Defining Diabetes

Were you or someone you know recently diagnosed with diabetes? While there is no real cure for diabetes, diabetes can be managed through dietary and lifestyle changes, and also through medicine. You’ll work with your healthcare provider to set up a treatment plan that works best for you. In order to be successful at managing your diabetes, it is good to start by learning the basics. Below are some of the most common terms to know.

Diabetes Terms:

Carbohydrate: Carbohydrates are the body’s main source of glucose, which provides the body with energy to function. Carbohydrates are found in many foods including dairy products, fruits, vegetables, and grains. Consuming carbohydrates impacts blood sugar levels.  

Glucose: Glucose is the body’s main source of energy. Glucose comes mostly from carbohydrate , Glucose level in the blood is what impacts blood sugar levels.

Blood sugar: This is also called blood glucose, which is how much glucose is in the blood. Blood glucose levels are affected by your diet, stress level, physical activity, illness, medications, and many other factors. The muscles, the organs, and most importantly the brain use glucose for energy, so it is important to have enough glucose in the blood at all times. If blood sugar becomes too high this can also cause issues and overtime can lead to diabetes.

Hyperglycemia: This is the condition of having high blood sugar levels. This can happen from frequently eating high amounts of carbohydrate. Early signs of hyperglycemia include increased thirst, increased urination, blurry vision, tiredness, and headaches. In more severe cases, hyperglycemia can lead to nausea, vomiting, shortness of breath, and confusion, and other symptoms.

Hypoglycemia: This is the condition of having low blood sugar levels. This can happen when going for long periods without eating, or during too much exercise, or because of using medications incorrectly. Hypoglycemia can cause mild symptoms such as hunger, dizziness or confusion, but also severe symptoms including seizures and unconsciousness.

Hemoglobin A1C (HbA1C): A blood test that shows an average blood sugar level over the past 3 months. This measurement is used to diagnose diabetes. A HbA1C above 6.5% is the main sign of diabetes.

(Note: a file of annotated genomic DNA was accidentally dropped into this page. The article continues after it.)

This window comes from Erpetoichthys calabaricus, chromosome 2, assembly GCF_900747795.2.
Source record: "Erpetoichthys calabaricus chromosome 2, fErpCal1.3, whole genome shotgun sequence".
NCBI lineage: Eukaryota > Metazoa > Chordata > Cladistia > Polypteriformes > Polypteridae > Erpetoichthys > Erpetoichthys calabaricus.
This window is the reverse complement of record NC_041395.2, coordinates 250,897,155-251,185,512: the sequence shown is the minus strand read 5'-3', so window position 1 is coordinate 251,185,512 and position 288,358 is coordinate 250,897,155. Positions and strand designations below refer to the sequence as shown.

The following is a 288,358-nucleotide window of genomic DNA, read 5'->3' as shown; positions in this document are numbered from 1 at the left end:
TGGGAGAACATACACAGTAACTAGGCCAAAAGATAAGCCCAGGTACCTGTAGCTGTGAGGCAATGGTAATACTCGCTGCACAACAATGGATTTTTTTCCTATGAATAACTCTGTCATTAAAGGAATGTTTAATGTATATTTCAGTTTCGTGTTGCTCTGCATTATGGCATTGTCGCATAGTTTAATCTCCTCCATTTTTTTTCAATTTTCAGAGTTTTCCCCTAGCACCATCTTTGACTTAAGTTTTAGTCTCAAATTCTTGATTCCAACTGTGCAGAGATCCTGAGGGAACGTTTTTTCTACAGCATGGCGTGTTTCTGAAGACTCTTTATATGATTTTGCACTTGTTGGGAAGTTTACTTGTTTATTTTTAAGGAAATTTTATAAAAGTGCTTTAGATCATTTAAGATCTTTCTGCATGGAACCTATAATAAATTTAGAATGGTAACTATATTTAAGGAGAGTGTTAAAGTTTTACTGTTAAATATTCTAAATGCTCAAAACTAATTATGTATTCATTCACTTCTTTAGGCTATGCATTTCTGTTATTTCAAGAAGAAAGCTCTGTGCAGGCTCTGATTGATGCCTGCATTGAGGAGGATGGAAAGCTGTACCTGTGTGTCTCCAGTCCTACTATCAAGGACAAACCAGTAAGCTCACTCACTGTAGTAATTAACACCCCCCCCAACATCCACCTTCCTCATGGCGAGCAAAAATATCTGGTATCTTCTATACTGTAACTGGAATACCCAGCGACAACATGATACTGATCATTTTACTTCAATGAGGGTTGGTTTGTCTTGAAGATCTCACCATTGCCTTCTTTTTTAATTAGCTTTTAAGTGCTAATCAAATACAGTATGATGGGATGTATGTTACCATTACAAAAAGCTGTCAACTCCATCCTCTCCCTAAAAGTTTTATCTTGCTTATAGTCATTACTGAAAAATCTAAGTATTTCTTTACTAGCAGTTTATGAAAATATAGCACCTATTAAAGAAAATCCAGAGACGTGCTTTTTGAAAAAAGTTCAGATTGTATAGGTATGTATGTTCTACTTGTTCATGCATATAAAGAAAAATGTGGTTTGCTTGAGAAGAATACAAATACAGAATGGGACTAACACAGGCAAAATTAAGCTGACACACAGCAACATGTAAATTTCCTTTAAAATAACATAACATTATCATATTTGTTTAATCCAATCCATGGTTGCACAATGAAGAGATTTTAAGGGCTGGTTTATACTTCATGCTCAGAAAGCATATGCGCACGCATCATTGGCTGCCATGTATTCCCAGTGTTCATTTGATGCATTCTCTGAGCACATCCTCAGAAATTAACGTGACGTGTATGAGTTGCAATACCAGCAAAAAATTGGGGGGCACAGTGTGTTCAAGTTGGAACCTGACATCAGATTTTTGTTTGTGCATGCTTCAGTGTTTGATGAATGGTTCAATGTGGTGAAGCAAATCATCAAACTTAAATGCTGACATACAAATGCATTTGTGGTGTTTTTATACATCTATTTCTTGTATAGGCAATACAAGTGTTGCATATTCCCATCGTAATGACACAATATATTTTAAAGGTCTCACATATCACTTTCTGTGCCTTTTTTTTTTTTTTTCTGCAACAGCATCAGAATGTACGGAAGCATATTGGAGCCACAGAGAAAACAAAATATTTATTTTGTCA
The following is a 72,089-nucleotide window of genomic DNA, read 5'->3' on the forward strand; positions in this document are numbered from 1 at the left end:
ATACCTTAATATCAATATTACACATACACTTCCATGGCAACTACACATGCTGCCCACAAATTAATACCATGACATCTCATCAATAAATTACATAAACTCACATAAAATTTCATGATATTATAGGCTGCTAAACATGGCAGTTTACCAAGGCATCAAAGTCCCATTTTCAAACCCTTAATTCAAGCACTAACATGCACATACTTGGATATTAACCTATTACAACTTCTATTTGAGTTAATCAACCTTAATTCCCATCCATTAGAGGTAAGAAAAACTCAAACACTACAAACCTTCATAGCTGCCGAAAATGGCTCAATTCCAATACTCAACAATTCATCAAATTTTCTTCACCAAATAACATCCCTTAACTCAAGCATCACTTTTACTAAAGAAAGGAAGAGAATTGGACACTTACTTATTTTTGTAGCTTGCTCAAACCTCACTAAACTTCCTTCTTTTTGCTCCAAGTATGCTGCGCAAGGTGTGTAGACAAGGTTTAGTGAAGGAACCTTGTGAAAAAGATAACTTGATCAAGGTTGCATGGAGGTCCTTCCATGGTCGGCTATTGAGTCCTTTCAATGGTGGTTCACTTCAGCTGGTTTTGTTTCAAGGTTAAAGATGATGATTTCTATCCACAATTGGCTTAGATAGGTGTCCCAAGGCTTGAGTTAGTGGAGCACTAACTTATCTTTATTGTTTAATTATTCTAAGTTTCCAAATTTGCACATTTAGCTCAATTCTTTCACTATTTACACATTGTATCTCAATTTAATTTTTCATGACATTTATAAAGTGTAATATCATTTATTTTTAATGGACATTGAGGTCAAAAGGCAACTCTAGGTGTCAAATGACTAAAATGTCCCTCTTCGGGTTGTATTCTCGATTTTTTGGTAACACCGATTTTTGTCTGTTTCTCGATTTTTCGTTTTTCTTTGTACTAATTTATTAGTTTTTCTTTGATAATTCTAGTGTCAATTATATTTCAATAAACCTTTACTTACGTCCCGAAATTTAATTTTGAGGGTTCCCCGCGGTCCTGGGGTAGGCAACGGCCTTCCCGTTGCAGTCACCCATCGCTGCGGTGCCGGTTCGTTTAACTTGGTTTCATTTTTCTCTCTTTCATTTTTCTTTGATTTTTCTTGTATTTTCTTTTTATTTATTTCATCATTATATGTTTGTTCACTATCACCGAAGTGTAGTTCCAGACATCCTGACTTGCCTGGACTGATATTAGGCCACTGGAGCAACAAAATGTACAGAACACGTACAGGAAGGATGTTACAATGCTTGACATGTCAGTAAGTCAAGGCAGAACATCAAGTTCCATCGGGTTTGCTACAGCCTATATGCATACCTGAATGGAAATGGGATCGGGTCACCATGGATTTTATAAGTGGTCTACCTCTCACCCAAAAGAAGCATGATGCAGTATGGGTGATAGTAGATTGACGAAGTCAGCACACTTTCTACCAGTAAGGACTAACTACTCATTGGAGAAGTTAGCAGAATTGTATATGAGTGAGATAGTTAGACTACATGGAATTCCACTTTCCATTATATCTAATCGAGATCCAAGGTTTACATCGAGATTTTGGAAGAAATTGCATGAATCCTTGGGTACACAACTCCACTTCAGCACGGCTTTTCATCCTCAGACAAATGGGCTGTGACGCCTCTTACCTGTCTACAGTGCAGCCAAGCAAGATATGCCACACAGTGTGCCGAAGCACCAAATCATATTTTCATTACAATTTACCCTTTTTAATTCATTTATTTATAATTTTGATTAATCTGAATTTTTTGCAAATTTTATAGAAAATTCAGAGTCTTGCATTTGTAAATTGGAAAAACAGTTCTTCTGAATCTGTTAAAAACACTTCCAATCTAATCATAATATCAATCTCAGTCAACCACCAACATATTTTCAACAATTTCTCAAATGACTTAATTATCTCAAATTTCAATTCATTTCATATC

Prediabetes: Prediabetes is the condition of having high blood sugar levels, but not high enough to have diabetes. This is classified as a HbA1C between 5.7% and 6.4%. Individuals with prediabetes should ask for guidance from a healthcare professional to lower risk of developing diabetes.

Diabetes: Diabetes is the condition of having a HbA1C level above 6.5%. This means that your cells do not respond to the hormone insulin, so the body cannot control blood sugar normally, resulting in a build up of glucose in the blood (hyperglycemia). Diabetes requires daily disease management through diet, lifestyle, and medications in order to control blood sugars. If blood sugars continue to go uncontrolled, this can lead to further disease development.

Insulin: The hormone that is released in response to carbohydrate intake. Insulin allows glucose to leave the blood and enter your cells, so that cells can use the glucose for energy. In diabetics, the cells do not respond to the insulin, so glucose builds up in the blood.

Unfortunately, many people live with diabetes without even knowing it. Risk factors for diabetes include poor diet, physical inactivity, overweight/obesity, high blood pressure, and high triglycerides, among other factors. It is important to seek guidance and testing from a healthcare professional if you or someone you know may be at risk.

For further reading, check out the American Diabetes Association’s website.

Written by Jessica Hollembeak, RDN